SIOUX CITY – The cars may have been miniature, but the passion and excitement of attendees at the 2022 Midwest Diecast Convention was anything but.
Tables occupied by vendors from four countries and over 20 states gathered for the third annual Midwest Diecast Convention Friday through Sunday, showing off their miniature cars and meeting some of the biggest stars in the business.
The idea for the show was born in 2020, as a way to bring people together.
“The first show was such a success that we had to move out of my sign shop to a bigger location,” said Aaron Plum, who founded the show. “We came here in 2021 and had 87 tables, and this year we are up to 150 tables.”
People are also reading…
The show is one of the largest in the country for diecast-only cars. Veteran and new collectors went to buy, sell, trade, build, and race the cars. Plum says that collecting is in his blood.
“I was born in 1974, and I’ve pretty much had them my whole life,” he said. “My favorite thing to see here is people smiling and having fun. We have a kid’s zone, where kids can play with tracks and be in a coloring contest, making their own custom cars.”
Two new collectors, Landon Dennis, 10, and Boston Heywood, 15, spent part of their morning gluing popsicle sticks and coloring on blank cars.
“We all have small collections and have been collecting for about a year,” said their mother, Heather Heywood, who made the trip from Council Bluffs on Thursday to attend the show. The family was introduced to collecting by Heywood’s husband, Shane.
At around 12:30 p.m., attendees made their way to a hallway where a diecast monster truck racing track was set up. Diecast enthusiasts watched as miniature trucks with wheels that dwarfed the rest of the car flew down a roughly eight-foot-long track, met with hoots and hollers after each race.
Flanking the race table was Del Drenth, a longtime collector and custom car maker.
“I have been collecting for 54 years now,” said Drenth, who drove from Woodbine, a small town in Harrison County. “Diecast was just the neatest thing. They were so cool, different than anything else out there.”
This was Drenth’s second year at the convention and he says that meeting the people is his favorite part of the experience.
“Everybody collects different things,” said Drenth. “It’s not all the same. Some people might just collect dragsters, or gassers or pickups- it’s such a variety of things.”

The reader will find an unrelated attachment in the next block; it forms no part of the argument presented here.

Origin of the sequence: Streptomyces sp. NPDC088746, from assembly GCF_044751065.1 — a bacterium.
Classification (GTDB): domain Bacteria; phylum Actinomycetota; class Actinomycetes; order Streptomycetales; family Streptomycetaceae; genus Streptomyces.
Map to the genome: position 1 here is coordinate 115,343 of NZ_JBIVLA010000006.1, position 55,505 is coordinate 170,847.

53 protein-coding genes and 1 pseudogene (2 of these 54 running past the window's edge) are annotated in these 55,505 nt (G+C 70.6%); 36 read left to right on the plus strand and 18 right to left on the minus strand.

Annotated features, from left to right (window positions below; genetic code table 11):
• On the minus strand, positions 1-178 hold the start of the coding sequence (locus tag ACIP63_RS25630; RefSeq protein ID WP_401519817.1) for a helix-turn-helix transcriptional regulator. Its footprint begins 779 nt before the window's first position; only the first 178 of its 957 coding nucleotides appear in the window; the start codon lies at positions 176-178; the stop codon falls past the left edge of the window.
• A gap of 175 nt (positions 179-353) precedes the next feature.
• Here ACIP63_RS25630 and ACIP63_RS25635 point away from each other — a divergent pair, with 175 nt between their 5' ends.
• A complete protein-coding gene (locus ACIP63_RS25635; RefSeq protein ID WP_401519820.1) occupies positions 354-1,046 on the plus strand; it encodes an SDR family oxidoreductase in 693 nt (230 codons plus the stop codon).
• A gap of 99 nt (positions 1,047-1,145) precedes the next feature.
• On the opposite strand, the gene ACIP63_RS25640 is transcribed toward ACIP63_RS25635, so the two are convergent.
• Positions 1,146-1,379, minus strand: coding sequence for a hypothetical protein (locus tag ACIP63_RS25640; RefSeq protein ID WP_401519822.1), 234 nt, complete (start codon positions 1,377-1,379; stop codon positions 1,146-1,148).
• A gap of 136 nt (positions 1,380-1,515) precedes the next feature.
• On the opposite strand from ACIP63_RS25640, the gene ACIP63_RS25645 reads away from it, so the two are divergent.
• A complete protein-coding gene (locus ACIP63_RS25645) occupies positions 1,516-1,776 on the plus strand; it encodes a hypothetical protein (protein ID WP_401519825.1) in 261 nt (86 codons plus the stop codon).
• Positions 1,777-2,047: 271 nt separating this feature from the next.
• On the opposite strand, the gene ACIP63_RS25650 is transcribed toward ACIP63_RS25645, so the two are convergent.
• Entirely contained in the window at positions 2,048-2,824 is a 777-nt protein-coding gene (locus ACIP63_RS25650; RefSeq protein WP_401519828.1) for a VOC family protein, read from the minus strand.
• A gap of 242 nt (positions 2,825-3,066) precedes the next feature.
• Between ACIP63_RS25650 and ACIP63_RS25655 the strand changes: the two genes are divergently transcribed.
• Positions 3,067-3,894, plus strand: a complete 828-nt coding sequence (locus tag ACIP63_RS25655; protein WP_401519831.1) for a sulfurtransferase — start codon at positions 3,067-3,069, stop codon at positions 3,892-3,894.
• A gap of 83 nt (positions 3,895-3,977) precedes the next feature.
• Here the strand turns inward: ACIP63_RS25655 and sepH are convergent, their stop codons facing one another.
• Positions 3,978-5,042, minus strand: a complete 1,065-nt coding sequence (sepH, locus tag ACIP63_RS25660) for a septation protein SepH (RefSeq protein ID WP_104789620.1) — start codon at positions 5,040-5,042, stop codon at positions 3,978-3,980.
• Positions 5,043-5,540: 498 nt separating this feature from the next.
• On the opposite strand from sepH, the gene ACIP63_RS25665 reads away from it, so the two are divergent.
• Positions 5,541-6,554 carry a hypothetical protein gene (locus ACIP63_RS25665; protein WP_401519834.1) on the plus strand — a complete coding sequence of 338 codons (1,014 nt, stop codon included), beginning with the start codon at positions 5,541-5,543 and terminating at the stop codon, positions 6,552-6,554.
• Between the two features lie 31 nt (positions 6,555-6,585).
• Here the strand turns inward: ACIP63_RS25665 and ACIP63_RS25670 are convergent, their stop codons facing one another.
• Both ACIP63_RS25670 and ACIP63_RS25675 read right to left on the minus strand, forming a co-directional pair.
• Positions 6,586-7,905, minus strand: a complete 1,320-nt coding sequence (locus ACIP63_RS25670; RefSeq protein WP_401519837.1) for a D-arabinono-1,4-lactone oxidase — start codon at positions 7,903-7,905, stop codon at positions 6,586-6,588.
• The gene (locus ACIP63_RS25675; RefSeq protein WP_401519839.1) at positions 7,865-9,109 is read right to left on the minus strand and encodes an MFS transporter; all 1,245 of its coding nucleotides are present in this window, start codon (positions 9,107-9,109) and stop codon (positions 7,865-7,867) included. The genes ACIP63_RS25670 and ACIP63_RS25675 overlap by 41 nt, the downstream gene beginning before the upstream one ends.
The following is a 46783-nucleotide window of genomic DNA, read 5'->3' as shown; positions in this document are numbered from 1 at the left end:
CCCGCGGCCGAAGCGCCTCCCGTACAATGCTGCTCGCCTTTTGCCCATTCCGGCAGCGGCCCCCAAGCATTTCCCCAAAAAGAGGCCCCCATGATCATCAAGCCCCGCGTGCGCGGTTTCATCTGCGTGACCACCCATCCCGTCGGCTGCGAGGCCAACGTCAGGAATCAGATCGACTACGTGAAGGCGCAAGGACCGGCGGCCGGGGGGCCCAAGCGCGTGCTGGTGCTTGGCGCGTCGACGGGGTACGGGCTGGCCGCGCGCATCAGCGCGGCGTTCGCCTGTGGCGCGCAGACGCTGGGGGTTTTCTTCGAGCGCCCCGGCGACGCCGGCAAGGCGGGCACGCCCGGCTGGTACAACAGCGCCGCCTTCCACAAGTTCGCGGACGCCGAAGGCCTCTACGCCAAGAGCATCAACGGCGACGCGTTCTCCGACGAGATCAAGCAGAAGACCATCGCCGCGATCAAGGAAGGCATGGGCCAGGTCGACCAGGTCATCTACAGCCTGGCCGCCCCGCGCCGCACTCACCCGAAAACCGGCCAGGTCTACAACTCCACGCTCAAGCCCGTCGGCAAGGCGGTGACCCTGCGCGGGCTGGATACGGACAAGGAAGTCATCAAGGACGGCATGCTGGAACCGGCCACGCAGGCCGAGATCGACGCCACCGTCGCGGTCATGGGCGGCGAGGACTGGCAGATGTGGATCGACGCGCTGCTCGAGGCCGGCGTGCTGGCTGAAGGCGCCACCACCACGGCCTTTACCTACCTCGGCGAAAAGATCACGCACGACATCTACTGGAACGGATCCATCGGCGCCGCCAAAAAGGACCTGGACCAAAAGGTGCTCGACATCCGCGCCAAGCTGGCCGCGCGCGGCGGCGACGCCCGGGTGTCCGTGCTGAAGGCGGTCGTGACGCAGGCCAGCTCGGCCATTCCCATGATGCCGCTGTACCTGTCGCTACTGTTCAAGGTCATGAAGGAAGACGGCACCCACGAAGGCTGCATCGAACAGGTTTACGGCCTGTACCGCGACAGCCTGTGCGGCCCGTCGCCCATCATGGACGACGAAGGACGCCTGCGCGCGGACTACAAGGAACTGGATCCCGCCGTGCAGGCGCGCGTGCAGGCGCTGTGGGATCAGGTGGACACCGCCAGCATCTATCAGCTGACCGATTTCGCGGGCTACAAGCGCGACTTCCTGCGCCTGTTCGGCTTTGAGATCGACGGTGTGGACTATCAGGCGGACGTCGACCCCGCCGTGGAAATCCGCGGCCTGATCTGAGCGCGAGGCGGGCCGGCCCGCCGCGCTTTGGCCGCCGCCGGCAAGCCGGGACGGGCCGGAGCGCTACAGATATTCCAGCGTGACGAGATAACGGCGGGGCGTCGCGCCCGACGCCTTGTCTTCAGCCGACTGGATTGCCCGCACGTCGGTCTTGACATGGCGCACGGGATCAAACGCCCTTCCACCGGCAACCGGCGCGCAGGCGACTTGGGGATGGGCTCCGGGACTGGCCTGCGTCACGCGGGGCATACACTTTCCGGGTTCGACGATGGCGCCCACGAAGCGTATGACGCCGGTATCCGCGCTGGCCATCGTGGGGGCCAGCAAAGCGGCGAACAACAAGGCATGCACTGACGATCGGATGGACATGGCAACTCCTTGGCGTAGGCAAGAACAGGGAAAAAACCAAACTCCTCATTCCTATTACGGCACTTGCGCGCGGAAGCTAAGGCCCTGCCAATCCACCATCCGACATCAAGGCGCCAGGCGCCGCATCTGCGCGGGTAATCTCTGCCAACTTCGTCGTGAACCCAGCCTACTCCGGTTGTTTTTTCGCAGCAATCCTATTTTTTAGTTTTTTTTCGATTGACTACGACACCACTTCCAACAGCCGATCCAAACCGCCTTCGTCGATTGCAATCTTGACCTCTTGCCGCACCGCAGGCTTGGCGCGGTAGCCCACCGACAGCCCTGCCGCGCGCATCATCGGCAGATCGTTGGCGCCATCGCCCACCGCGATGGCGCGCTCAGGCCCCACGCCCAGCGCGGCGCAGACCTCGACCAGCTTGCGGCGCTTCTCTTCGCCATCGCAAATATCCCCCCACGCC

Like several people with tables, Drenth customizes miniature cars, taking one car and switching out any number of its parts. He estimates that he spends 20 hours per week working on custom pieces.
“We are all good friends,” Drenth said of the customizing community. “We all want to beat each other, but in a fun way.”
While some customizers like Drenth dabble in a variety of things related to diecast, Mike Oppenlender, specializes in wheels. The Chicago native sells Real Rider tires, a brand of Hot Wheel tires that are made from rubber and have treads.
“I love the custom cars period,” said Oppenlender. “Anything with a custom look draws my attention. But after 25 years of collecting cars, you need something else to go to. The Real Rider tires make any mainline car look 100 times better and more realistic.”
Offering over 200 unique sets of tires, the veteran collector and customizer says that selling a specific part of the diecast is common.
“There are a bunch of 3D guys that’ll sit down and make you a motor, people that will make camper pieces for the back of a pickup truck,” he said. “You name it and there’s somebody out there making something for it.”
Oppenlender says that he appreciates the family atmosphere of diecast shows.
“Kids always get good deals, or at least I give them good deals,” he said. “It brings a lot of families together. They have a lot of kids stuff here, that’s what makes the kids come in and have some fun.”
Stationed in the corner of the convention center were the guests of honor. Among them was Bryan Benedict, the design director of diecast vehicles at Mattel, which owns two of the largest diecast companies in the world: Hot Wheels and Matchbox.
Benedict has been the design director since 2004, following ten years working at car companies such as Honda, Mercedes-Benz, Ford, and several others.
Prior to earning the job at Mattel, Benedict was a casual collector of diecast cars but was not aware of the size and passion surrounding the items.
“I’d go to a store and see the Hot Wheels on the shelf, and I’d always pick one out,” said Benedict. “But I didn’t really know how intense the collector scene was until I got to Mattel and started going to these conventions. It is a really rewarding thing to work on something people feel so passionate about.”
Benedict says the car he is most well-known for is a Darth Vader character car, which was released in 2014.
“It was the first Star Was character car we did,” he said. “We built a full sized, fully functioning high performance car of that design and unveiled it at Comic Con. That is the one diecast that people always ask me to sign.”
The 2022 Midwest Diecast Convention will conclude on Sunday. More information regarding the event can be found here.
PHOTOS: 2022 Midwest Diecast Convention